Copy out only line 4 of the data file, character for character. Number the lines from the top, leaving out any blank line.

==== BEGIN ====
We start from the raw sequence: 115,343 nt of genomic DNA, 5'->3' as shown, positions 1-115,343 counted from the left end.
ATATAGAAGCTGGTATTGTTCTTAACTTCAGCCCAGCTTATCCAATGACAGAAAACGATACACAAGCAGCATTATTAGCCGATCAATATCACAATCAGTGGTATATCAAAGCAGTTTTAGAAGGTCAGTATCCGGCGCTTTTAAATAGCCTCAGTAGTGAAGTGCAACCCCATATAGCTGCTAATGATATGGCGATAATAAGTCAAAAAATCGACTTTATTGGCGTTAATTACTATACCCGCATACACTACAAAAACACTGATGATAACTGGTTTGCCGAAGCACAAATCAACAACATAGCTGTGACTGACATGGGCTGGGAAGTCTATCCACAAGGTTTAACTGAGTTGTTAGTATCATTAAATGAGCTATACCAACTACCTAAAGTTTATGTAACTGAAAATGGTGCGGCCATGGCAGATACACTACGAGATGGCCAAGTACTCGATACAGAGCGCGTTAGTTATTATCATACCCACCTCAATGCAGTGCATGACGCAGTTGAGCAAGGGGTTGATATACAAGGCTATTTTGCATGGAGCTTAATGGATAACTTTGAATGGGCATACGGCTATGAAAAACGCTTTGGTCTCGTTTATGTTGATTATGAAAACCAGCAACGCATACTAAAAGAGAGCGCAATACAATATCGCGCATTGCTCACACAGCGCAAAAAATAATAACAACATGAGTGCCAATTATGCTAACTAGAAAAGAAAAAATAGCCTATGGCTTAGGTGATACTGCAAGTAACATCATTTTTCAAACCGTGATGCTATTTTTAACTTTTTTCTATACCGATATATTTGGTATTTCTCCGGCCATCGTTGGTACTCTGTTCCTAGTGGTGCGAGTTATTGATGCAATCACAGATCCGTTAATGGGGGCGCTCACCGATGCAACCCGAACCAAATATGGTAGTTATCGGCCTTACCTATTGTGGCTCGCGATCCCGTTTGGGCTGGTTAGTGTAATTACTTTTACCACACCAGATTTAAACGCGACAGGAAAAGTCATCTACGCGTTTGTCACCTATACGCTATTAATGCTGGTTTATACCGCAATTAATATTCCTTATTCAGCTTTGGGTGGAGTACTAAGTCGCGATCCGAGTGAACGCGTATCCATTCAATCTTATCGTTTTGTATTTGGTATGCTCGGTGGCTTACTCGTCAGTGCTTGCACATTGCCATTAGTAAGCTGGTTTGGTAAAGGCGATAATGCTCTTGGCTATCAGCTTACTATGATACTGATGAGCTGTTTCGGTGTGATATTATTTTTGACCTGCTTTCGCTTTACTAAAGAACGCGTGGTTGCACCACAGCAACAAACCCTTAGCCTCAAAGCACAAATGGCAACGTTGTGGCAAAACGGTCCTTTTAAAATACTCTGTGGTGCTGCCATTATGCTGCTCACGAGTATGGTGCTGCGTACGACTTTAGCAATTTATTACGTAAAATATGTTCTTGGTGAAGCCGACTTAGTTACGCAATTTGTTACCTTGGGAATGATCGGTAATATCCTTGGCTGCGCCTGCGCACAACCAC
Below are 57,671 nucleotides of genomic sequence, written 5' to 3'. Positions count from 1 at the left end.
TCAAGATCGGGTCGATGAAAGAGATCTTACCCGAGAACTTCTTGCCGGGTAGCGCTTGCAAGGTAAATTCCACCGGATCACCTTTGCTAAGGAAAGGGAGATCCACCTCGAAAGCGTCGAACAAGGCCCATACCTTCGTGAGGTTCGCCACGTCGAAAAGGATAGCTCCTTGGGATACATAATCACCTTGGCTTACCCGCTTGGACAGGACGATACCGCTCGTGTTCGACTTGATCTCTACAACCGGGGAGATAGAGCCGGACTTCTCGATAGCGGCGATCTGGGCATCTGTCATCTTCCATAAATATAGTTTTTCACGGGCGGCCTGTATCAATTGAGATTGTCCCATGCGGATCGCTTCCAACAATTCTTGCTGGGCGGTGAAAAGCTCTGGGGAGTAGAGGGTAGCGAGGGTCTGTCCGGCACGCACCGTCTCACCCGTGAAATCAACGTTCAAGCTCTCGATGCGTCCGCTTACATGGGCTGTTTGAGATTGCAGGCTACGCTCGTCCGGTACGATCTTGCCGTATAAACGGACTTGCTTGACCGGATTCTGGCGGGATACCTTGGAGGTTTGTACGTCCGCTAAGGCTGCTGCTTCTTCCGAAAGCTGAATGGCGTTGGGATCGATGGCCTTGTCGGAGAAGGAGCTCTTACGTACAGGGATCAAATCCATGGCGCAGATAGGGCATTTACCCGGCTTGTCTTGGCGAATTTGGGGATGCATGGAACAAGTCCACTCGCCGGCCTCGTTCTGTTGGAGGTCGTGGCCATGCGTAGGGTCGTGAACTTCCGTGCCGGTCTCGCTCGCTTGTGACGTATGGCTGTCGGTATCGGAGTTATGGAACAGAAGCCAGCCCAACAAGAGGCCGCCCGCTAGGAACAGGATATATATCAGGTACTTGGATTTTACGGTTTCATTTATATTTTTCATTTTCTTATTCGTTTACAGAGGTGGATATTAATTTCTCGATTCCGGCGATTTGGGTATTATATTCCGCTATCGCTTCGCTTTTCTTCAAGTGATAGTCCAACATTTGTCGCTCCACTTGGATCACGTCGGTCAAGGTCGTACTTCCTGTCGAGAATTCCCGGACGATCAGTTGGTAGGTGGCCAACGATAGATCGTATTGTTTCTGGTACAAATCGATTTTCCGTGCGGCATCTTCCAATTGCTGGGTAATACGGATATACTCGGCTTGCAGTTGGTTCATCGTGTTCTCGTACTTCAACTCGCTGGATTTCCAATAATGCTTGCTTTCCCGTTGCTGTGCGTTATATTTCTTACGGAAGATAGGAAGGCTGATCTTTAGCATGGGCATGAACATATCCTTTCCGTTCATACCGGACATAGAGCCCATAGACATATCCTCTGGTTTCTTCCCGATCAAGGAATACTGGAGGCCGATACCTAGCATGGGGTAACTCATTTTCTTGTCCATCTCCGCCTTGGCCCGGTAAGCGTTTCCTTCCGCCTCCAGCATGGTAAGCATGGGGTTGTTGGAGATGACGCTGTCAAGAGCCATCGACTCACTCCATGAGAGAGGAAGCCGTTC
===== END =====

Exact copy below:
TCAAGATCGGGTCGATGAAAGAGATCTTACCCGAGAACTTCTTGCCGGGTAGCGCTTGCAAGGTAAATTCCACCGGATCACCTTTGCTAAGGAAAGGGAGATCCACCTCGAAAGCGTCGAACAAGGCCCATACCTTCGTGAGGTTCGCCACGTCGAAAAGGATAGCTCCTTGGGATACATAATCACCTTGGCTTACCCGCTTGGACAGGACGATACCGCTCGTGTTCGACTTGATCTCTACAACCGGGGAGATAGAGCCGGACTTCTCGATAGCGGCGATCTGGGCATCTGTCATCTTCCATAAATATAGTTTTTCACGGGCGGCCTGTATCAATTGAGATTGTCCCATGCGGATCGCTTCCAACAATTCTTGCTGGGCGGTGAAAAGCTCTGGGGAGTAGAGGGTAGCGAGGGTCTGTCCGGCACGCACCGTCTCACCCGTGAAATCAACGTTCAAGCTCTCGATGCGTCCGCTTACATGGGCTGTTTGAGATTGCAGGCTACGCTCGTCCGGTACGATCTTGCCGTATAAACGGACTTGCTTGACCGGATTCTGGCGGGATACCTTGGAGGTTTGTACGTCCGCTAAGGCTGCTGCTTCTTCCGAAAGCTGAATGGCGTTGGGATCGATGGCCTTGTCGGAGAAGGAGCTCTTACGTACAGGGATCAAATCCATGGCGCAGATAGGGCATTTACCCGGCTTGTCTTGGCGAATTTGGGGATGCATGGAACAAGTCCACTCGCCGGCCTCGTTCTGTTGGAGGTCGTGGCCATGCGTAGGGTCGTGAACTTCCGTGCCGGTCTCGCTCGCTTGTGACGTATGGCTGTCGGTATCGGAGTTATGGAACAGAAGCCAGCCCAACAAGAGGCCGCCCGCTAGGAACAGGATATATATCAGGTACTTGGATTTTACGGTTTCATTTATATTTTTCATTTTCTTATTCGTTTACAGAGGTGGATATTAATTTCTCGATTCCGGCGATTTGGGTATTATATTCCGCTATCGCTTCGCTTTTCTTCAAGTGATAGTCCAACATTTGTCGCTCCACTTGGATCACGTCGGTCAAGGTCGTACTTCCTGTCGAGAATTCCCGGACGATCAGTTGGTAGGTGGCCAACGATAGATCGTATTGTTTCTGGTACAAATCGATTTTCCGTGCGGCATCTTCCAATTGCTGGGTAATACGGATATACTCGGCTTGCAGTTGGTTCATCGTGTTCTCGTACTTCAACTCGCTGGATTTCCAATAATGCTTGCTTTCCCGTTGCTGTGCGTTATATTTCTTACGGAAGATAGGAAGGCTGATCTTTAGCATGGGCATGAACATATCCTTTCCGTTCATACCGGACATAGAGCCCATAGACATATCCTCTGGTTTCTTCCCGATCAAGGAATACTGGAGGCCGATACCTAGCATGGGGTAACTCATTTTCTTGTCCATCTCCGCCTTGGCCCGGTAAGCGTTTCCTTCCGCCTCCAGCATGGTAAGCATGGGGTTGTTGGAGATGACGCTGTCAAGAGCCATCGACTCACTCCATGAGAGAGGAAGCCGTTC